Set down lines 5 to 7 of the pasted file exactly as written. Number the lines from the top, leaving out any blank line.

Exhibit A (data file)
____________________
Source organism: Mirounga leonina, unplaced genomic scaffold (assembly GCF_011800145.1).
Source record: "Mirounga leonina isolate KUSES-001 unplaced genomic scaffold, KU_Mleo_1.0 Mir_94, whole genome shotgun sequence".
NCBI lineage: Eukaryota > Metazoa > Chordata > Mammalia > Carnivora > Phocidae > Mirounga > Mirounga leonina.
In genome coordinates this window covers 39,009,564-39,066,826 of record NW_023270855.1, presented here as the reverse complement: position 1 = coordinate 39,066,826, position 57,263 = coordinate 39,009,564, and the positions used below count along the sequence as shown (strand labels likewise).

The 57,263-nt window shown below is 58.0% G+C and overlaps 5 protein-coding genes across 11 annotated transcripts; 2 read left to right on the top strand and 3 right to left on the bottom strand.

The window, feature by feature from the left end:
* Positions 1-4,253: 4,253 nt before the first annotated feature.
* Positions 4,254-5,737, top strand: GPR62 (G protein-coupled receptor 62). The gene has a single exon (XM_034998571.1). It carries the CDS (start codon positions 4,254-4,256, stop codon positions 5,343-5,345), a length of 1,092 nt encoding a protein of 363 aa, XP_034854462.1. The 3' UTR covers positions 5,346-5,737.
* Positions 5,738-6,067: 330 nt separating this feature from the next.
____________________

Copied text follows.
The 57,263-nt window shown below is 58.0% G+C and overlaps 5 protein-coding genes across 11 annotated transcripts; 2 read left to right on the top strand and 3 right to left on the bottom strand.

The window, feature by feature from the left end:
* Positions 1-4,253: 4,253 nt before the first annotated feature.